Petri net: A Petri net is an abstract, formal model of information flow (6). PNs are composed of two basic components: a set of places, P and a set of transitions, T. The relationship between the places and the transitions are defined by the input and the output functions. The input function I defines, for each transition [t.sub.j], the set of input places for the transition I([t.sub.j]). The output function O defines, for each transition [t.sub.j], the set of output places for the transition O([t.sub.j]).

Formally, a Petri net C is defined as the four-tuple

C = (P, T, I, O), where

P = {[p.sub.1], [p.sub.2],……, [p.sub.n]} is a finite set of places

T = {[t.sub.1], [t.sub.2], ……., [t.sub.m]} is a finite set of transitions, P[intersection] T = [empty set],

I = P [right arrow] T,

O = T [right arrow]P.

A Petri net graph is commonly used for better illustration. It consists of two types of nodes: a circle which represents a place and a bar which represents a transition. The input and output functions are represented by directed arcs from the places to the transitions and from the transitions to the places. An arc is directed from a place [p.sub.j] to a transition [t.sub.i] if the place is an input of the transition. Similarly, an arc is directed from a transition [t.sub.j] to a place [p.sub.i] if the place is an output of the transition.

To give a dynamic structure to PN, a marking [mu] is an assignment of tokens (represented by small solid dots inside the circles) to places. A Petri net executes by firing transitions. A transition is enabled to fire if each of its input places has at least one token in it. A transition fires by removing one token from each of its input places and depositing one token into each of its output places. Firing a transition will in general change the marking [mu] of the Petri net to a new marking [mu]’.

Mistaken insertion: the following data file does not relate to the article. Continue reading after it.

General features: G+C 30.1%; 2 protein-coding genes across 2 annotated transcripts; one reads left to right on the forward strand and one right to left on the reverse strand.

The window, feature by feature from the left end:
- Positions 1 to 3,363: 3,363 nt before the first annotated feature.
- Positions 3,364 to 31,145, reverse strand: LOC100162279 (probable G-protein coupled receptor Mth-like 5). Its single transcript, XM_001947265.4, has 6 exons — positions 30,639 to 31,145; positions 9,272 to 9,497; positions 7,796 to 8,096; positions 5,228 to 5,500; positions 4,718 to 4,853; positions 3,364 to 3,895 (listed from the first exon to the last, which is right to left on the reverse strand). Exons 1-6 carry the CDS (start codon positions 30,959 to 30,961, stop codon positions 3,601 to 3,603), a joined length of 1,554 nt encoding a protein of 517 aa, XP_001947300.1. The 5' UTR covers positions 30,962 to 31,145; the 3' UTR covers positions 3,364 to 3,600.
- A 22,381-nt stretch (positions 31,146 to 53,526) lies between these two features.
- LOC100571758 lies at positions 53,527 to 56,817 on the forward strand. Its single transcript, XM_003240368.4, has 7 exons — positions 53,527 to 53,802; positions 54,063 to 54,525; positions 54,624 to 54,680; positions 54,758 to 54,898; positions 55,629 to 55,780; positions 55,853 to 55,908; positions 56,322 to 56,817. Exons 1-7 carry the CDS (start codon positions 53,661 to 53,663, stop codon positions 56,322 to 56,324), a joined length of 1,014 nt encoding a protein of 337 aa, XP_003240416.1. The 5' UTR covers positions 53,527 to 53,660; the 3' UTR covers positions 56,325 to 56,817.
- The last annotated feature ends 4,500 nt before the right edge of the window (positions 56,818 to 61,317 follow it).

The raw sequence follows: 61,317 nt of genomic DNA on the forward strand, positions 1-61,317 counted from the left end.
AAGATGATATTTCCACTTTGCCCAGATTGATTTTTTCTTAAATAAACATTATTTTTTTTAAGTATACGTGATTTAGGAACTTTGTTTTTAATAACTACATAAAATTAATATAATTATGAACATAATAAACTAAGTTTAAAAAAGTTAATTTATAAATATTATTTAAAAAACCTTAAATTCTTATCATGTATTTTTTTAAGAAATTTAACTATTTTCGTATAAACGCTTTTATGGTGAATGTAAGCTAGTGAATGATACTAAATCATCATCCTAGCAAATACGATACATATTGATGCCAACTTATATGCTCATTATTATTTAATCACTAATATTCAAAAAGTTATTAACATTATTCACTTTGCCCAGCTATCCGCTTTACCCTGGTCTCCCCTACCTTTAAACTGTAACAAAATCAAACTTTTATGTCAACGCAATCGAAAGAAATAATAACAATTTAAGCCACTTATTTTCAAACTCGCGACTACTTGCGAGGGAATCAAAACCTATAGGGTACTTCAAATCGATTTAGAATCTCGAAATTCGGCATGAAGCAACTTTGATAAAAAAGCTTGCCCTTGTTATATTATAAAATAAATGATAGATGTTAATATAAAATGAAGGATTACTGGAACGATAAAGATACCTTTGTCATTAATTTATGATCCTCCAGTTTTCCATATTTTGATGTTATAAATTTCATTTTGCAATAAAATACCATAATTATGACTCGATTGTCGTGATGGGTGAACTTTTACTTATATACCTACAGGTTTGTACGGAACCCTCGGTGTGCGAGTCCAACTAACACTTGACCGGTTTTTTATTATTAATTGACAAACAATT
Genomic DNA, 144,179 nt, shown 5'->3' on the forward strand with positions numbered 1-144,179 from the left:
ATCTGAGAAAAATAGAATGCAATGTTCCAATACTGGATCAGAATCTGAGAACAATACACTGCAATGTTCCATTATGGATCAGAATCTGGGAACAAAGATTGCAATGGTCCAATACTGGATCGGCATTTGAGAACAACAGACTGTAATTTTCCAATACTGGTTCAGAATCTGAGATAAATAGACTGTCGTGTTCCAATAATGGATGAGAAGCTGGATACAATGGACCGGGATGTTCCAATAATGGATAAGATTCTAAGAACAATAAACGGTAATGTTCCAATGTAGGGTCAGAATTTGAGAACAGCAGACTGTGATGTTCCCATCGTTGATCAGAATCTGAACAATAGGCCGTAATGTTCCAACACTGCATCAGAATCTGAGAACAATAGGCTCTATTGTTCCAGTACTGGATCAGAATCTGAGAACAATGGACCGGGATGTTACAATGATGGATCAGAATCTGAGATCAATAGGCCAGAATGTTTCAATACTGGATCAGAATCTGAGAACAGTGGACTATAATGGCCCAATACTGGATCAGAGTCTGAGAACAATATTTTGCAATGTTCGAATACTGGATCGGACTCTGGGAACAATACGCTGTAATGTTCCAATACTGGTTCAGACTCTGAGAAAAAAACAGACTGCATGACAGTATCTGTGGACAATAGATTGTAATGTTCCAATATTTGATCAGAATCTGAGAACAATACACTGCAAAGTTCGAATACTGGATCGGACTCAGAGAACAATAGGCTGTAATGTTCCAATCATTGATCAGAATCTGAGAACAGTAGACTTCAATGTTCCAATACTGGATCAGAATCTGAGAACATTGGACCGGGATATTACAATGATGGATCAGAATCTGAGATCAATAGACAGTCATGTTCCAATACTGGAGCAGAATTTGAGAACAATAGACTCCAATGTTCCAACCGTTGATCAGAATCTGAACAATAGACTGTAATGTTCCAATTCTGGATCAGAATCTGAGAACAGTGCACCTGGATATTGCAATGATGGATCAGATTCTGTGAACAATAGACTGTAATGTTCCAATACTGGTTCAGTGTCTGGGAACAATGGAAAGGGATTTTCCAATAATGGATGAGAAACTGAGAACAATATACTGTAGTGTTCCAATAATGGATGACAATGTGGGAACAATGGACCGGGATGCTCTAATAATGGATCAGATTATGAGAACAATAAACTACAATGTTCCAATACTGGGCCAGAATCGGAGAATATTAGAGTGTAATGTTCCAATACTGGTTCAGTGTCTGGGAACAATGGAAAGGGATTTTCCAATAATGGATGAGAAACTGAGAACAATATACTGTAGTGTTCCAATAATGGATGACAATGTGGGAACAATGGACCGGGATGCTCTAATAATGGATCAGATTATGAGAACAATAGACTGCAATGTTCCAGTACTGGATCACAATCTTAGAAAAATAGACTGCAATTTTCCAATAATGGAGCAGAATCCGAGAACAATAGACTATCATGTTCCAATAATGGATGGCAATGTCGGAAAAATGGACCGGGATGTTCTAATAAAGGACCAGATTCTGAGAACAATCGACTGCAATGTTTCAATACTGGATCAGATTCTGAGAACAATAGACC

Context free grammar: Definition (11): Let G = ([V.sub.N], [V.sub.T], S, F) be a grammar where [V.sub.N] is a finite set of variables, [V.sub.T] is a finite set of objects called terminal symbols, S [member of][V.sub.N] is a special symbol called the start variable and F is a finite set of productions. Then G is said to be context-free if productions in P have the form A [right arrow] x, where A[member of][V.sub.N] and x [member of]([V.sub.N][union][V.sub.T])*.

A context free grammar may have [lamda] production, or unit productions. These productions make the grammar odd and difficult to parse. The useless productions have unnecessary variables and productions. Therefore eliminating these productions will make the grammar easier.

Theorem (11): Let L be a context-free language that does not contain [lamda]. Then there exists a context-free grammar that generates L and that does not have any useless productions.